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Developing clinical guidelines

Commercialization of traditional medicine and Universal Health Coverage (8) Regulation of health care (3)

Herbal medicine has been accepted as a component of global health. The current investment going into research and development of herbal products is unprecedented. It is very sad to note that in country like Nigeria where over 80% of her population relies on herbs for daily health needs, only few of such herbs have been validated using research. In a recent study conducted in Ibadan, it was discovered that of the herbal products evaluated, only about 20% of the products were validated using clinical trial. In spite of this, over 80% of the manufacturers made various treatment claims.

Large-Scale Evaluation of Quality of Care in 6 Countries of Eastern Europe and Central Asia Using Clinical Performance and Value Vignettes

Background:

A significant determinant of population health outcomes is the quality of care provided for noncommunicable diseases, obstetric, and pediatric care. We present results on clinical practice quality in these areas as measured among nearly 4,000 providers working at more than 1,000 facilities in 6 Eastern European and Central Asian countries.

Methods:

Knowledge translation: a case study on pneumonia research and clinical guidelines in a low- income country

ABSTRACT
Background: The process and effectiveness of knowledge translation (KT) interventions targeting policymakers are rarely reported. In Cambodia, a low-income country (LIC), an intervention aiming to provide evidence-based knowledge on pneumonia to health authorities was developed to help update pediatric and adult national clinical guidelines. Through a case study, we assessed the effectiveness of this KT intervention, with the goal of identifying the barriers to KT and suggest strategies to facilitate KT in similar settings.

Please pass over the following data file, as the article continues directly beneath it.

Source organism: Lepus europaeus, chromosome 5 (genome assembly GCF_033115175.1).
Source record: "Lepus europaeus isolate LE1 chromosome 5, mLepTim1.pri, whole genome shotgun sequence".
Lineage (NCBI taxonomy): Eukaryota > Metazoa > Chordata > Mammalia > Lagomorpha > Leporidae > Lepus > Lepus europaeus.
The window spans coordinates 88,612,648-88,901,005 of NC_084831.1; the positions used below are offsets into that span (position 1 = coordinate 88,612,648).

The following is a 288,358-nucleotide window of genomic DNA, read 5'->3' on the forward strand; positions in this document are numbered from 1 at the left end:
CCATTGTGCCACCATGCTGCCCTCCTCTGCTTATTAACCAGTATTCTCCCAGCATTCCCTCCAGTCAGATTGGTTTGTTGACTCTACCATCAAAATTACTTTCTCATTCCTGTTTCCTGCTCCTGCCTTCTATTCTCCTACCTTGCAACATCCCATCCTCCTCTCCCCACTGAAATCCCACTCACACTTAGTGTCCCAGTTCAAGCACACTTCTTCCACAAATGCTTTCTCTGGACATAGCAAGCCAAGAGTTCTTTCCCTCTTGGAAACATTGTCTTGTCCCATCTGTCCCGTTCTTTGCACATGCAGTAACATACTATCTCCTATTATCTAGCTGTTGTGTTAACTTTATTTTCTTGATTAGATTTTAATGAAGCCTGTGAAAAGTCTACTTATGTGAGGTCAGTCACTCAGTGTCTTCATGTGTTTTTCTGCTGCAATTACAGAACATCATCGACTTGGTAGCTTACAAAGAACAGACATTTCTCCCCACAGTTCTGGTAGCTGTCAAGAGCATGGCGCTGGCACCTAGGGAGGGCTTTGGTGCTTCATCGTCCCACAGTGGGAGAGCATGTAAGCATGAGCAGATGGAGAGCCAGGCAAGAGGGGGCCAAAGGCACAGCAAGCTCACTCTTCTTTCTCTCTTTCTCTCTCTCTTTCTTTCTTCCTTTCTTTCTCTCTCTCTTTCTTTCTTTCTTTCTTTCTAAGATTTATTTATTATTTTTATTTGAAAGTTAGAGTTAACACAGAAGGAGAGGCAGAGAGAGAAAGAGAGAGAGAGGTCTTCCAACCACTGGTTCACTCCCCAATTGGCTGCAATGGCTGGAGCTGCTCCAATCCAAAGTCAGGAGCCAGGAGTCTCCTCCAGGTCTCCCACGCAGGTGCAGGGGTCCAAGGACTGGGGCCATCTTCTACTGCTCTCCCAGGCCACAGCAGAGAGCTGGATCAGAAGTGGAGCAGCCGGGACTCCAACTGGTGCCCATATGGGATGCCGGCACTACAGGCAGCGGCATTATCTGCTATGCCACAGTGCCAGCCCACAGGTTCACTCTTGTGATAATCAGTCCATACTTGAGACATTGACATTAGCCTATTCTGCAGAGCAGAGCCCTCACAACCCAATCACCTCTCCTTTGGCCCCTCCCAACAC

The role of The Cochrane Collaboration in support of the WHO Nutrition Guidelines

This article describes the background and contribution of The Cochrane Collaboration to the WHO Nutrition Guidelines program. Systematic reviews, augmented by the Grading of Recommendations, Assessment, Development, and Evaluation (GRADE) methodology for assessing the quality of a body of evidence, form the evidence basis for WHO guidelines.

Malaria treatment policy change in Uganda: what role did evidence play?

Background: Although increasing attention is being paid to knowledge translation (KT), research findings are not being utilized to the desired extent. The present study explores the roles of evidence, barriers, and factors facilitating the uptake of evidence in the change in malaria treatment policy in Uganda, building on previous work in Uganda that led to the development of a middle range theory (MRT) outlining the main facilitatory factors for KT. Application of the MRT to a health policy case will contribute to refining it.
 

Appraisal of guidelines developed by the World Health Organization

ABSTRACT
 
OBJECTIVE: To appraise the quality of guidelines developed by the World Health Organization (WHO) that were approved by its Guidelines Review Committee (GRC) and identify strengths and weaknesses in the guideline development process.
 
STUDY DESIGN: Cross-sectional.
 

Patient and public attitudes to and awareness of clinical practice guidelines: a systematic review with thematic and narrative syntheses

Background: Clinical practice guidelines are typically written for healthcare providers but there is increasing interest in producing versions for the public, patients and carers. The main objective of this review is to identify and synthesise evidence of the public's attitudes towards clinical practice guidelines and evidence-based recommendations written for providers or the public, together with their awareness of guidelines.
 

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